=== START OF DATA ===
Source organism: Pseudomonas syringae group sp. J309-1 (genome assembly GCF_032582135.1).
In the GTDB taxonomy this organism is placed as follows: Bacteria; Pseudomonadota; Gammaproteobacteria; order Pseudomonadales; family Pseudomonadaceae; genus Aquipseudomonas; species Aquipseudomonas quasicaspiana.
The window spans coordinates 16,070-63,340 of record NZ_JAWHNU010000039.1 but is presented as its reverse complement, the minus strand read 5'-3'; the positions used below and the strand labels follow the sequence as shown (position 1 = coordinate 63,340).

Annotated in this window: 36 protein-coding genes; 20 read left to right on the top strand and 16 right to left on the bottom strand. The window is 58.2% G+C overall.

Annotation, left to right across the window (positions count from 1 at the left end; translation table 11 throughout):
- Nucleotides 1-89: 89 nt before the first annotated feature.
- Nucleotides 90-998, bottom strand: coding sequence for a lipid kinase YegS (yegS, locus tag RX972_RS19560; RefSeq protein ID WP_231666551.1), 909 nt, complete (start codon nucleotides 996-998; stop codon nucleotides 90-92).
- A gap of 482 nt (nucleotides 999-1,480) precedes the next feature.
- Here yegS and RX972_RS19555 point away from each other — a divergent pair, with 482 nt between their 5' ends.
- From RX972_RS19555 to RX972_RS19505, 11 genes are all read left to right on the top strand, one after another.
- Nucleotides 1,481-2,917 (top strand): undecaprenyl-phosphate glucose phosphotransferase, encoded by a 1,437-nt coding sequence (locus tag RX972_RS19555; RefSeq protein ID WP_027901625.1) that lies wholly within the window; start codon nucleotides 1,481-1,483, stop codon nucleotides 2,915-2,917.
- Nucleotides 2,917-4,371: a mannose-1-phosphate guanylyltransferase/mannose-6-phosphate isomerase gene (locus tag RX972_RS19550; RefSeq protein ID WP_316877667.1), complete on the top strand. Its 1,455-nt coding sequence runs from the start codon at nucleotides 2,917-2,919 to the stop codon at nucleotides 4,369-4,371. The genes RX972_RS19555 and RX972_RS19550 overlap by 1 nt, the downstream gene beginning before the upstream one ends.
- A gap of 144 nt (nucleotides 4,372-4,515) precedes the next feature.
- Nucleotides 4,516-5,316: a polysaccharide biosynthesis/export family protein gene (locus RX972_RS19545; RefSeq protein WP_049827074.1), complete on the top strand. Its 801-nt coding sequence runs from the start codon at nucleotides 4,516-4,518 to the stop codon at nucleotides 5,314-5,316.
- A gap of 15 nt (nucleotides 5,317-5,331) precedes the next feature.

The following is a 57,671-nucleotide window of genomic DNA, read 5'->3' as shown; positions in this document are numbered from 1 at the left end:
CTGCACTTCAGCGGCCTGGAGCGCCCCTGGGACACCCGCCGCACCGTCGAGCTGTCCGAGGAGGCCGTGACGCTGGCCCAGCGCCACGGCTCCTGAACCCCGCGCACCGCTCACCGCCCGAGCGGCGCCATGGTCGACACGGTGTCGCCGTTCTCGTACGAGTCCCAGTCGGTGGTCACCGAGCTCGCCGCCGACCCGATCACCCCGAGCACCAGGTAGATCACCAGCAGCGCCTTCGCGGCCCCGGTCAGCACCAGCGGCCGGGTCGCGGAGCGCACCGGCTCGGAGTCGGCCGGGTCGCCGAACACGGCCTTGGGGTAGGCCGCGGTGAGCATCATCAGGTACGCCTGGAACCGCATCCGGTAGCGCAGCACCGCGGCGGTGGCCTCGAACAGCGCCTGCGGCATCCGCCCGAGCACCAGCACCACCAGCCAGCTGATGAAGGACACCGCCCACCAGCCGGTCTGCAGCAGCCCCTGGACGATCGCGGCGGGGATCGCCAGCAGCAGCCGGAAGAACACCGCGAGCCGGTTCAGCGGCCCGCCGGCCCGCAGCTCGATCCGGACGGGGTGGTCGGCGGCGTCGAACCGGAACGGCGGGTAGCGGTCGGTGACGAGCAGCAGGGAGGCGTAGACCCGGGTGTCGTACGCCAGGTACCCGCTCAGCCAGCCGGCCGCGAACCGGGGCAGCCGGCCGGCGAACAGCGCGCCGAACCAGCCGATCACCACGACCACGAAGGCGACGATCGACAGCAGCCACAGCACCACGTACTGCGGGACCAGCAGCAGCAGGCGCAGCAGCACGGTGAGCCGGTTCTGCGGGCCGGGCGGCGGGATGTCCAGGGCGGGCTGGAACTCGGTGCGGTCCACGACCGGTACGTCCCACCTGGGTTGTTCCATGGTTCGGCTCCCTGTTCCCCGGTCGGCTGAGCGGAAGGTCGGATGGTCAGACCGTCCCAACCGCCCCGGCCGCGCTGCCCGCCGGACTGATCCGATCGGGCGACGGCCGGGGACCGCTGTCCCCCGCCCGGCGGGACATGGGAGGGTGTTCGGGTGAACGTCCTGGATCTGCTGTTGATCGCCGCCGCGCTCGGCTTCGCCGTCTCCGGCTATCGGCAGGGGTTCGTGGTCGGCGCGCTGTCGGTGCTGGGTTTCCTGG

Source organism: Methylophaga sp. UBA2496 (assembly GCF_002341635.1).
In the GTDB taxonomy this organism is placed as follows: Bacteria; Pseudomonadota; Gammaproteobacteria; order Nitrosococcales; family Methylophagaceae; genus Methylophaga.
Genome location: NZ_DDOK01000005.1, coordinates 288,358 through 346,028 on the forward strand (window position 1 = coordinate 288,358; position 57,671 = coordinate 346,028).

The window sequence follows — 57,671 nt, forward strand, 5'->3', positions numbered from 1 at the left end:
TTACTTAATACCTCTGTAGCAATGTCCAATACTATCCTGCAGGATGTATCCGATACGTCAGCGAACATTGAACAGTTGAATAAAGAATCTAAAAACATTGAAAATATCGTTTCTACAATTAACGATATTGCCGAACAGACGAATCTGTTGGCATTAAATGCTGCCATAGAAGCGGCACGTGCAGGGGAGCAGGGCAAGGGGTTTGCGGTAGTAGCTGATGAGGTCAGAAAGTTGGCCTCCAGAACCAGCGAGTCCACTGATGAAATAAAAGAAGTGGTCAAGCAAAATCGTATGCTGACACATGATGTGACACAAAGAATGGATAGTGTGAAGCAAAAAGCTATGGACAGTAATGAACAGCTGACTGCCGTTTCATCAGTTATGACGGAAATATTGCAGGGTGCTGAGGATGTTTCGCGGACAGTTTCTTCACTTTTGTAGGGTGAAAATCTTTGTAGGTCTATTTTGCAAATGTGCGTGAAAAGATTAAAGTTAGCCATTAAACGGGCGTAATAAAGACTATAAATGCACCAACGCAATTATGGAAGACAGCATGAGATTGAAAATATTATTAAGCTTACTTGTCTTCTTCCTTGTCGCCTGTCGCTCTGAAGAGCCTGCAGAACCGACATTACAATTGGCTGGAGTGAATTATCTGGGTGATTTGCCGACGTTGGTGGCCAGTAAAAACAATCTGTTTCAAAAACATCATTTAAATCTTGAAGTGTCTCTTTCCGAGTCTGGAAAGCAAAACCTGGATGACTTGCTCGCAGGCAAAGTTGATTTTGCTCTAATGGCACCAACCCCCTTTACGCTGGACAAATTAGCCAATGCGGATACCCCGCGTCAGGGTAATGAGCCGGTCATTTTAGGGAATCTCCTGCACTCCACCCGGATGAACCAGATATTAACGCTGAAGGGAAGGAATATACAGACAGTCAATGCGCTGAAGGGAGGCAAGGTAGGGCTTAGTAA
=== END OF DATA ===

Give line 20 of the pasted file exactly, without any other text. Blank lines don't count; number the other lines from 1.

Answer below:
Genome location: NZ_DDOK01000005.1, coordinates 288,358 through 346,028 on the forward strand (window position 1 = coordinate 288,358; position 57,671 = coordinate 346,028).